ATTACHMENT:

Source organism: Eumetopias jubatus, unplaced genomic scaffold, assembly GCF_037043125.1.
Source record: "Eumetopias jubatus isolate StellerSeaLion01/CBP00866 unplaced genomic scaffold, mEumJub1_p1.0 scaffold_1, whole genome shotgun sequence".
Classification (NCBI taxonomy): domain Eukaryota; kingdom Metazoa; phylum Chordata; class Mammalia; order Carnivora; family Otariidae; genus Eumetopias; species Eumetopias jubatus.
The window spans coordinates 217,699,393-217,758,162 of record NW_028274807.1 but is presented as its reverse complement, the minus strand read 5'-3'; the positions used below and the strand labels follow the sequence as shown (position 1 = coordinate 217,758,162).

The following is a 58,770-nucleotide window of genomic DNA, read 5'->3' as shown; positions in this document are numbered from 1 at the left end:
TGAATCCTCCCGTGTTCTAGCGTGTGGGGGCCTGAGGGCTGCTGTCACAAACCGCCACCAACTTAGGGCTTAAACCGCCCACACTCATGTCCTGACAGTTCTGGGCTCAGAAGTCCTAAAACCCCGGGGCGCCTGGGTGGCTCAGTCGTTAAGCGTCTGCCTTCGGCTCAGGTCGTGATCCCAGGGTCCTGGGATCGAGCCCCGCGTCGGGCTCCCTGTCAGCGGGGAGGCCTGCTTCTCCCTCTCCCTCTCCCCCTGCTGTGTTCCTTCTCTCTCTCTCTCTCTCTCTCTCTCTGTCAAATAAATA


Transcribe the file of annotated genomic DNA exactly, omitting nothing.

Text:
Source organism: Eumetopias jubatus, unplaced genomic scaffold, assembly GCF_037043125.1.
Source record: "Eumetopias jubatus isolate StellerSeaLion01/CBP00866 unplaced genomic scaffold, mEumJub1_p1.0 scaffold_1, whole genome shotgun sequence".
Classification (NCBI taxonomy): domain Eukaryota; kingdom Metazoa; phylum Chordata; class Mammalia; order Carnivora; family Otariidae; genus Eumetopias; species Eumetopias jubatus.
The window spans coordinates 217,699,393-217,758,162 of record NW_028274807.1 but is presented as its reverse complement, the minus strand read 5'-3'; the positions used below and the strand labels follow the sequence as shown (position 1 = coordinate 217,758,162).

The following is a 58,770-nucleotide window of genomic DNA, read 5'->3' as shown; positions in this document are numbered from 1 at the left end:
TGAATCCTCCCGTGTTCTAGCGTGTGGGGGCCTGAGGGCTGCTGTCACAAACCGCCACCAACTTAGGGCTTAAACCGCCCACACTCATGTCCTGACAGTTCTGGGCTCAGAAGTCCTAAAACCCCGGGGCGCCTGGGTGGCTCAGTCGTTAAGCGTCTGCCTTCGGCTCAGGTCGTGATCCCAGGGTCCTGGGATCGAGCCCCGCGTCGGGCTCCCTGTCAGCGGGGAGGCCTGCTTCTCCCTCTCCCTCTCCCCCTGCTGTGTTCCTTCTCTCTCTCTCTCTCTCTCTCTCTCTGTCAAATAAATA